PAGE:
Resuming hygienic activities to remove daily plaque, along with regular dental cleanings, may be enough to stop gingivitis and restore healthy gums. If the disease is allowed to advance, however, the infected gum tissues will begin to detach from the teeth, turning the slight normal gaps between teeth and gums into wider voids known as periodontal pockets that fill with bacteria leading to infection. Your hygiene efforts will not be enough to cope with this advanced form of periodontal disease.
At this point professional techniques are required to adequately remove plaque and calculus (hardened plaque deposits), depending on the depth and location of the periodontal pockets. The most basic of these is scaling using specialized hand instruments or ultrasonic equipment to remove plaque and calculus in pockets at or just below the gum line. If plaque and calculus have extended to the roots we may then need to employ root planing, in which we “shave” offending material from root surfaces. In some cases this may require accessing the area surgically beneath the gum tissue.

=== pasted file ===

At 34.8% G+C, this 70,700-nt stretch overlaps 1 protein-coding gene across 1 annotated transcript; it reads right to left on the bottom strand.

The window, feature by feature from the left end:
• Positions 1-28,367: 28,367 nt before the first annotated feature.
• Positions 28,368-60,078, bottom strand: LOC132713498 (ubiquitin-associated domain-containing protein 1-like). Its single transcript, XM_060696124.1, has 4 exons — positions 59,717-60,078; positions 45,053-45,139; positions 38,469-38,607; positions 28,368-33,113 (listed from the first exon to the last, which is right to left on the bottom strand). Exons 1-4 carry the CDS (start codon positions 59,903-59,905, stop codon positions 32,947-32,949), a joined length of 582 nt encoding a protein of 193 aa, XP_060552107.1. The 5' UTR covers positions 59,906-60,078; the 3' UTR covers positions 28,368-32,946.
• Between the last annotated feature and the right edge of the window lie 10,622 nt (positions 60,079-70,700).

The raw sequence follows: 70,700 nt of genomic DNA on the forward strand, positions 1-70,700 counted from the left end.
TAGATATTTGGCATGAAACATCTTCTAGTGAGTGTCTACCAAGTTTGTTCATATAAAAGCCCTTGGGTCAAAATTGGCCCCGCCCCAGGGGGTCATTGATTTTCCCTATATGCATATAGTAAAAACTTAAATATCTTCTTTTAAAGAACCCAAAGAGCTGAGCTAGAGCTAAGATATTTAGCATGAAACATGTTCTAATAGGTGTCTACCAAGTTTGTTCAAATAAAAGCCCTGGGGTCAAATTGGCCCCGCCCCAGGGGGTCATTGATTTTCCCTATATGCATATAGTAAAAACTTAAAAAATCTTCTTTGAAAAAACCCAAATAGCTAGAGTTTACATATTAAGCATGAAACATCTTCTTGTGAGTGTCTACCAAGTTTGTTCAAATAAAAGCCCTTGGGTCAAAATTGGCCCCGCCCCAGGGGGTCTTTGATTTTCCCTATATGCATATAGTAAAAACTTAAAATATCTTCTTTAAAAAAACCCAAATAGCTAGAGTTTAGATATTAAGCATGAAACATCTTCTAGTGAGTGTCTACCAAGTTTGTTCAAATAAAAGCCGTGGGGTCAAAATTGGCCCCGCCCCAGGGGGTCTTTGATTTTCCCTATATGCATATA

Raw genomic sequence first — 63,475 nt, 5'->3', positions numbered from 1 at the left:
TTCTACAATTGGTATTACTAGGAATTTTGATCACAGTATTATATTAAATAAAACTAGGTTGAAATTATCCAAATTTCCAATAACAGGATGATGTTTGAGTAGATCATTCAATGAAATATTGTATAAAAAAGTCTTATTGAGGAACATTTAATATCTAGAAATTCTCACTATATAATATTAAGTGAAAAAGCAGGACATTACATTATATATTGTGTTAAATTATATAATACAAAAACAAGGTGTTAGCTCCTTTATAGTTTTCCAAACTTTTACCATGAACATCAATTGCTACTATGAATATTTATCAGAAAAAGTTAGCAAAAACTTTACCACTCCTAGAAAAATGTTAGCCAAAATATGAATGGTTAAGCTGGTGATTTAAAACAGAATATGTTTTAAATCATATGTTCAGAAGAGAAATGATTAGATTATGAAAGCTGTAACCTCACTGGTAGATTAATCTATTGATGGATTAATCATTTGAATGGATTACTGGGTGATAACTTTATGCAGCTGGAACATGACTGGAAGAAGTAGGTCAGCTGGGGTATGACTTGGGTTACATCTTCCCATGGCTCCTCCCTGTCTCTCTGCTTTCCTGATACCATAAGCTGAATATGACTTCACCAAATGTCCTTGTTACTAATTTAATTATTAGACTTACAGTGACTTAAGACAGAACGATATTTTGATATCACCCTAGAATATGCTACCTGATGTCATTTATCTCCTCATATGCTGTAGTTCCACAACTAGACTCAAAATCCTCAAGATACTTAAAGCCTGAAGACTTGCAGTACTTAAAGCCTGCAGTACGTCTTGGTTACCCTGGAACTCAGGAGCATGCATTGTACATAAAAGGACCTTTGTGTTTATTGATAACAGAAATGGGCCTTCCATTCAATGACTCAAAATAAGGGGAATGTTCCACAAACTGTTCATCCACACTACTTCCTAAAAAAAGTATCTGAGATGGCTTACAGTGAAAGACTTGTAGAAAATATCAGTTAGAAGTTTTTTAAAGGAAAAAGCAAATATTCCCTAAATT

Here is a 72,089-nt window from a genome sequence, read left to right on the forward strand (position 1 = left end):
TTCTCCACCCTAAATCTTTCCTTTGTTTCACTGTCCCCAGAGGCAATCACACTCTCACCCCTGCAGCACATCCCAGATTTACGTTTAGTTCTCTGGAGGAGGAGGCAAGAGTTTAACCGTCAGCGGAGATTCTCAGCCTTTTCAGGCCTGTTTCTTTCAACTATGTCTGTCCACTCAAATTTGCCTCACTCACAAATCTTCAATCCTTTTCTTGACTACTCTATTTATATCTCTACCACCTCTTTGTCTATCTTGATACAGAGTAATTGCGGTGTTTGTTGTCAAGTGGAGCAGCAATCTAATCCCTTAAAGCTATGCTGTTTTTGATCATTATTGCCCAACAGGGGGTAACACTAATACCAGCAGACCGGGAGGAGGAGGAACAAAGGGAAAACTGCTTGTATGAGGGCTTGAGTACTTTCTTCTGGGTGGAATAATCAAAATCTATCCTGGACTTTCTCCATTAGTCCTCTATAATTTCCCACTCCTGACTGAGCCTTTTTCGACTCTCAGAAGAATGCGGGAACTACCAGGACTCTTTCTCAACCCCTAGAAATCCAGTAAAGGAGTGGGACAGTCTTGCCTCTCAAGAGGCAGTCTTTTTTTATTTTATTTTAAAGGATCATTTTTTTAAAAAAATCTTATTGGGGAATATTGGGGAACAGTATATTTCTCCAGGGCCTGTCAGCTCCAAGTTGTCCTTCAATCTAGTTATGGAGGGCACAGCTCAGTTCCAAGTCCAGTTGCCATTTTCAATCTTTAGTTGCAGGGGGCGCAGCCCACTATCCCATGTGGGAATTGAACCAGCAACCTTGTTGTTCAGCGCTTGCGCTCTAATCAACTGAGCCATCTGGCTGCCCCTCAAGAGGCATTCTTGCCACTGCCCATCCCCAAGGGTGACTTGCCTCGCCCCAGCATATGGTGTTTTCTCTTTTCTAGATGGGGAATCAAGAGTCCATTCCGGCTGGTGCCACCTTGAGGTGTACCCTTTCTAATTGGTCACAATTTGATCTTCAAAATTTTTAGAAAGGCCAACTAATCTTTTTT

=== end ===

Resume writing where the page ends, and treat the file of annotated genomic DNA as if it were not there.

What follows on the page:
As plaque removal progresses, inflammation will begin to subside and the gum tissues heal. If, however, swelling, bleeding or pus formation persists, this may indicate bacterial levels remain too high. To decrease these levels we may need to administer antibiotics, or through mouthrinses containing chlorhexidine.
Once under control, it’s crucial from then on for you to maintain a strict daily regimen of brushing and flossing to keep plaque from building up on tooth surfaces. You'll also need to visit us regularly (two or more times a year) for professional cleaning and checkups. Keeping a close eye will help prevent a reoccurrence of this serious disease and prolong the life of your teeth.